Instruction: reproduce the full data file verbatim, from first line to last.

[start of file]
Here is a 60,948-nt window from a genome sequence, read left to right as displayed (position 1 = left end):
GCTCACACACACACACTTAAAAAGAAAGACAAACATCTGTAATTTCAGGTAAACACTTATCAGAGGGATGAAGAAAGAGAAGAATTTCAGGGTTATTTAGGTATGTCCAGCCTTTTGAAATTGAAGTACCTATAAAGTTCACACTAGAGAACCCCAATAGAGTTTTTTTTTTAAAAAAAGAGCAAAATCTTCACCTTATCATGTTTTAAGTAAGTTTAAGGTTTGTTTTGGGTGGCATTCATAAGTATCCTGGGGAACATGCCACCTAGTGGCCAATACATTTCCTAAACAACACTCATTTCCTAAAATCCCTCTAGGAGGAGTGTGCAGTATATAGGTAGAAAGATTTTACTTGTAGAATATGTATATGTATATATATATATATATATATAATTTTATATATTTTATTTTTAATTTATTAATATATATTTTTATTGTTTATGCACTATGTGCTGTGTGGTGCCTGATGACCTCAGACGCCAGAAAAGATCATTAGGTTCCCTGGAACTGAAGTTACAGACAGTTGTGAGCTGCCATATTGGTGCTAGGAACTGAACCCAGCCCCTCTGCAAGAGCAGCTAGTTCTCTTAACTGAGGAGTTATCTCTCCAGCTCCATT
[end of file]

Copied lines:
Here is a 60,948-nt window from a genome sequence, read left to right as displayed (position 1 = left end):
GCTCACACACACACACTTAAAAAGAAAGACAAACATCTGTAATTTCAGGTAAACACTTATCAGAGGGATGAAGAAAGAGAAGAATTTCAGGGTTATTTAGGTATGTCCAGCCTTTTGAAATTGAAGTACCTATAAAGTTCACACTAGAGAACCCCAATAGAGTTTTTTTTTTAAAAAAAGAGCAAAATCTTCACCTTATCATGTTTTAAGTAAGTTTAAGGTTTGTTTTGGGTGGCATTCATAAGTATCCTGGGGAACATGCCACCTAGTGGCCAATACATTTCCTAAACAACACTCATTTCCTAAAATCCCTCTAGGAGGAGTGTGCAGTATATAGGTAGAAAGATTTTACTTGTAGAATATGTATATGTATATATATATATATATATATAATTTTATATATTTTATTTTTAATTTATTAATATATATTTTTATTGTTTATGCACTATGTGCTGTGTGGTGCCTGATGACCTCAGACGCCAGAAAAGATCATTAGGTTCCCTGGAACTGAAGTTACAGACAGTTGTGAGCTGCCATATTGGTGCTAGGAACTGAACCCAGCCCCTCTGCAAGAGCAGCTAGTTCTCTTAACTGAGGAGTTATCTCTCCAGCTCCATT